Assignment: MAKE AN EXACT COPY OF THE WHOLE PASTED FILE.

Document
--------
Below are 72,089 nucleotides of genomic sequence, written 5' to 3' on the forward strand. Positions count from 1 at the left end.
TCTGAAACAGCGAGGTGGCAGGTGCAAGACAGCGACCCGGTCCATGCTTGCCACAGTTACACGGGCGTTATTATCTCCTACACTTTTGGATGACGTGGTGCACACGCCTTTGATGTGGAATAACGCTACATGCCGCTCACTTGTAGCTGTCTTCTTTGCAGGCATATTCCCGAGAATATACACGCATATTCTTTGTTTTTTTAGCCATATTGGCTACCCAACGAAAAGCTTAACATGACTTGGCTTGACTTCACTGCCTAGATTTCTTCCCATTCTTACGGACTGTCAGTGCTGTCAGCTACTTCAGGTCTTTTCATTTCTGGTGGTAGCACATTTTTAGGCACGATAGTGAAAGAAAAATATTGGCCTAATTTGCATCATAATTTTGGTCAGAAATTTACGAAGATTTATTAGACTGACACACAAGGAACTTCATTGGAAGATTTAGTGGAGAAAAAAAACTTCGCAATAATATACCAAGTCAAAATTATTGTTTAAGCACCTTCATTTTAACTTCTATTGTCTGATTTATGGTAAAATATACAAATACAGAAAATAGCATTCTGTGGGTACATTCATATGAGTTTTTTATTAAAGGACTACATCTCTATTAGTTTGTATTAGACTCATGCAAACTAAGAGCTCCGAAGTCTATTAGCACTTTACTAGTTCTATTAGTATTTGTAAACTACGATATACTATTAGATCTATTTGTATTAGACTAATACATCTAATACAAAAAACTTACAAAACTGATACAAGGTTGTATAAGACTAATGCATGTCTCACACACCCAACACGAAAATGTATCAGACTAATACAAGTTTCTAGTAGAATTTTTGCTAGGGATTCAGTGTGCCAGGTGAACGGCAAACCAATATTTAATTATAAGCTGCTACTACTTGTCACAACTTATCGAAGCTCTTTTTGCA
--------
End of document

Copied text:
Below are 72,089 nucleotides of genomic sequence, written 5' to 3' on the forward strand. Positions count from 1 at the left end.
TCTGAAACAGCGAGGTGGCAGGTGCAAGACAGCGACCCGGTCCATGCTTGCCACAGTTACACGGGCGTTATTATCTCCTACACTTTTGGATGACGTGGTGCACACGCCTTTGATGTGGAATAACGCTACATGCCGCTCACTTGTAGCTGTCTTCTTTGCAGGCATATTCCCGAGAATATACACGCATATTCTTTGTTTTTTTAGCCATATTGGCTACCCAACGAAAAGCTTAACATGACTTGGCTTGACTTCACTGCCTAGATTTCTTCCCATTCTTACGGACTGTCAGTGCTGTCAGCTACTTCAGGTCTTTTCATTTCTGGTGGTAGCACATTTTTAGGCACGATAGTGAAAGAAAAATATTGGCCTAATTTGCATCATAATTTTGGTCAGAAATTTACGAAGATTTATTAGACTGACACACAAGGAACTTCATTGGAAGATTTAGTGGAGAAAAAAAACTTCGCAATAATATACCAAGTCAAAATTATTGTTTAAGCACCTTCATTTTAACTTCTATTGTCTGATTTATGGTAAAATATACAAATACAGAAAATAGCATTCTGTGGGTACATTCATATGAGTTTTTTATTAAAGGACTACATCTCTATTAGTTTGTATTAGACTCATGCAAACTAAGAGCTCCGAAGTCTATTAGCACTTTACTAGTTCTATTAGTATTTGTAAACTACGATATACTATTAGATCTATTTGTATTAGACTAATACATCTAATACAAAAAACTTACAAAACTGATACAAGGTTGTATAAGACTAATGCATGTCTCACACACCCAACACGAAAATGTATCAGACTAATACAAGTTTCTAGTAGAATTTTTGCTAGGGATTCAGTGTGCCAGGTGAACGGCAAACCAATATTTAATTATAAGCTGCTACTACTTGTCACAACTTATCGAAGCTCTTTTTGCA